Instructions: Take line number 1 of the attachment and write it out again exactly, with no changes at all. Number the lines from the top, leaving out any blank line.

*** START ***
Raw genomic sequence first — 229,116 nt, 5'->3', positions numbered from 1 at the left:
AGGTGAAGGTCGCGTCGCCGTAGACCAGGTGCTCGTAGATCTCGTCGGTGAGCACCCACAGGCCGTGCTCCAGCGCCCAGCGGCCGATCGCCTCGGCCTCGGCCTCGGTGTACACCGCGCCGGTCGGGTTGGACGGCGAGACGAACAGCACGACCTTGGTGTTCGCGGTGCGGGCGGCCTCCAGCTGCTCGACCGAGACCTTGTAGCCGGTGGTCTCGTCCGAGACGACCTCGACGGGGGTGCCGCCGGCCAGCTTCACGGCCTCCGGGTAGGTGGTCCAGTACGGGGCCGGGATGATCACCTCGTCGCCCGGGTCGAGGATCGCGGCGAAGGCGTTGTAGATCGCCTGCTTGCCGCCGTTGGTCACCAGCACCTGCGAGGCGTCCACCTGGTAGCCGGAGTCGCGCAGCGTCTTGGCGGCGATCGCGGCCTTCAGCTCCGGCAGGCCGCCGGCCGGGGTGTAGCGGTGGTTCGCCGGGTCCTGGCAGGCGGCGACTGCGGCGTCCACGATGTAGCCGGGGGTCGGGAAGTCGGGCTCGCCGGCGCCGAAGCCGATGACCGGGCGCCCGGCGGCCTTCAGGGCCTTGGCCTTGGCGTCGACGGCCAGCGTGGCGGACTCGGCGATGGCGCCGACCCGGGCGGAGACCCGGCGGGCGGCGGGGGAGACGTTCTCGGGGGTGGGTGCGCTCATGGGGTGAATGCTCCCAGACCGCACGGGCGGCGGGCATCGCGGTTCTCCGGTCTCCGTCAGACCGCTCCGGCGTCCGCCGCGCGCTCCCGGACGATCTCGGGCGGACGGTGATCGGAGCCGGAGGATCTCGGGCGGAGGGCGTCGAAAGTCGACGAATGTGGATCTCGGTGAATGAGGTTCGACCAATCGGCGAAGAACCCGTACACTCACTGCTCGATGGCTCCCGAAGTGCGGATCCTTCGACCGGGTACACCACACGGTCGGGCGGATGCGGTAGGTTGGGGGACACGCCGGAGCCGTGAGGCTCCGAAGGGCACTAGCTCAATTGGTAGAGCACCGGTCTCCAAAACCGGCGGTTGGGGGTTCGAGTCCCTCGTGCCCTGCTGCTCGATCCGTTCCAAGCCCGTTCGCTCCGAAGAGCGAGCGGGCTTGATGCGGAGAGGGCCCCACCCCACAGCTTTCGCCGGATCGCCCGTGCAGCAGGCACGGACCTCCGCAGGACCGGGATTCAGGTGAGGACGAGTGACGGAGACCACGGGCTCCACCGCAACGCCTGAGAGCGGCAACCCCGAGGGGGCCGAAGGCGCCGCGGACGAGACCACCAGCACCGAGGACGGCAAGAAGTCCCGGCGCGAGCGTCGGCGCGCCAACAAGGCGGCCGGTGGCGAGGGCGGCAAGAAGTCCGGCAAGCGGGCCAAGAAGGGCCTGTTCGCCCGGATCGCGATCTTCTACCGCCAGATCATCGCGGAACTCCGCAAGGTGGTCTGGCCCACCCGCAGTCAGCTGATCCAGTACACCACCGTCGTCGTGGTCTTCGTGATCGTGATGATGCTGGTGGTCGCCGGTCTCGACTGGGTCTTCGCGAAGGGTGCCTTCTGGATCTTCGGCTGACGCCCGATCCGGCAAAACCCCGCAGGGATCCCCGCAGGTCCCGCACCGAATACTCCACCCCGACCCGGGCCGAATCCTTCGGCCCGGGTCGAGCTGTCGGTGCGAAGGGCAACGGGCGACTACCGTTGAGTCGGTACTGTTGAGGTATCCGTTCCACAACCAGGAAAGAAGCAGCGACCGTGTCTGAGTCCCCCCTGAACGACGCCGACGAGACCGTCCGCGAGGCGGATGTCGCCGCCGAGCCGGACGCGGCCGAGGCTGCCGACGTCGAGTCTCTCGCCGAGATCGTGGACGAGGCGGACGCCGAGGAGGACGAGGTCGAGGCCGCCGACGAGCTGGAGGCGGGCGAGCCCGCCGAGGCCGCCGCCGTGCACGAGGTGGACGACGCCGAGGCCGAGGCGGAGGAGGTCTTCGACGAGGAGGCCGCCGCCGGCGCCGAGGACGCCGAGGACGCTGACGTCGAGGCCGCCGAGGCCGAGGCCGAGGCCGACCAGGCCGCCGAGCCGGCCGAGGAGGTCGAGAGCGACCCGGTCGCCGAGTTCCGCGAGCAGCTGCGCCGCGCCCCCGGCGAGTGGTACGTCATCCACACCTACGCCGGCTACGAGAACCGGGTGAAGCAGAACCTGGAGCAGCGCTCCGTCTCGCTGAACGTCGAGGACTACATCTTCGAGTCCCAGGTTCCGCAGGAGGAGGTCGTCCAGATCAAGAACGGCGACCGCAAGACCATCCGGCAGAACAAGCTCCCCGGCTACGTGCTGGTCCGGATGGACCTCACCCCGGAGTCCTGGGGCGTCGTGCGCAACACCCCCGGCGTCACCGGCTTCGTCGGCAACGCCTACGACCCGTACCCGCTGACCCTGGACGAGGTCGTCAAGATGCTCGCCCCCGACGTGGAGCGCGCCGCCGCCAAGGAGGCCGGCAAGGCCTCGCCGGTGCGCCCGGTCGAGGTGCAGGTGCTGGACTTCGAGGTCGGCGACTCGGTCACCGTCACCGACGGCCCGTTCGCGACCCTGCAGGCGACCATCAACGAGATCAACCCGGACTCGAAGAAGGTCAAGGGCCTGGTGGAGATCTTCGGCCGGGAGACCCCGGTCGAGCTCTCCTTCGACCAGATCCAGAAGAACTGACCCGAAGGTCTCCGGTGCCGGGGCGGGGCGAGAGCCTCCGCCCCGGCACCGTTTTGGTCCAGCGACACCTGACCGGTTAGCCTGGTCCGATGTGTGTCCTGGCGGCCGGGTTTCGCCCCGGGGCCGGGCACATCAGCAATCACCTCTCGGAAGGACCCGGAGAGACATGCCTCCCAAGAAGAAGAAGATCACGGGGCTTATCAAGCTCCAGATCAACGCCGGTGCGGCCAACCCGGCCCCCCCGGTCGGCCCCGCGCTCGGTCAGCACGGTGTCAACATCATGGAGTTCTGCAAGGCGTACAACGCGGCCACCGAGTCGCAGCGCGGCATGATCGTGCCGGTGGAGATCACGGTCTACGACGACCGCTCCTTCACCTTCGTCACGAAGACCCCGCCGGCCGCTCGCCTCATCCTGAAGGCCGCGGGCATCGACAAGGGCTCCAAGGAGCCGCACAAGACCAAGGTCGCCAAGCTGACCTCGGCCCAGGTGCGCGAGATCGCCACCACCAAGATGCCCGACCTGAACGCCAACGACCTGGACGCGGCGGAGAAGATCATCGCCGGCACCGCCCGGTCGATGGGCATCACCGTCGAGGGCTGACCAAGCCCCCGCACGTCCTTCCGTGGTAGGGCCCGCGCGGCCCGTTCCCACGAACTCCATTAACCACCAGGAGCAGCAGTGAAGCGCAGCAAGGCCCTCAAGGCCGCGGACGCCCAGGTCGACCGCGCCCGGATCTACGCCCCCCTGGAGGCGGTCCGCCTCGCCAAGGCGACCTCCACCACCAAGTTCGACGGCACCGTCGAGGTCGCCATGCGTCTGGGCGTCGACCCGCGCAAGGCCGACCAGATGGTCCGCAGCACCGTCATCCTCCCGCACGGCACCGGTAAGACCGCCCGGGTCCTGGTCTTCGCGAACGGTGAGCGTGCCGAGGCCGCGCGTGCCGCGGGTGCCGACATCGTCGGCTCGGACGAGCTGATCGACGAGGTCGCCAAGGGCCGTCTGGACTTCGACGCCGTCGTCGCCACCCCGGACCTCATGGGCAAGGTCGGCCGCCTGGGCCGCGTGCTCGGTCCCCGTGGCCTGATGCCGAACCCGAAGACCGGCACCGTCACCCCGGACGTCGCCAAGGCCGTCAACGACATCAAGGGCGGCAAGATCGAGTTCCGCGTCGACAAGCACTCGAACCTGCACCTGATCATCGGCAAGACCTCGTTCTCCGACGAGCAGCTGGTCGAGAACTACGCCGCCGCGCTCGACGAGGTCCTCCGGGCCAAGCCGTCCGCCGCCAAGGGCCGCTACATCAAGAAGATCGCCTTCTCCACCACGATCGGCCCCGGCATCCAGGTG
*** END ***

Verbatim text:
Raw genomic sequence first — 229,116 nt, 5'->3', positions numbered from 1 at the left: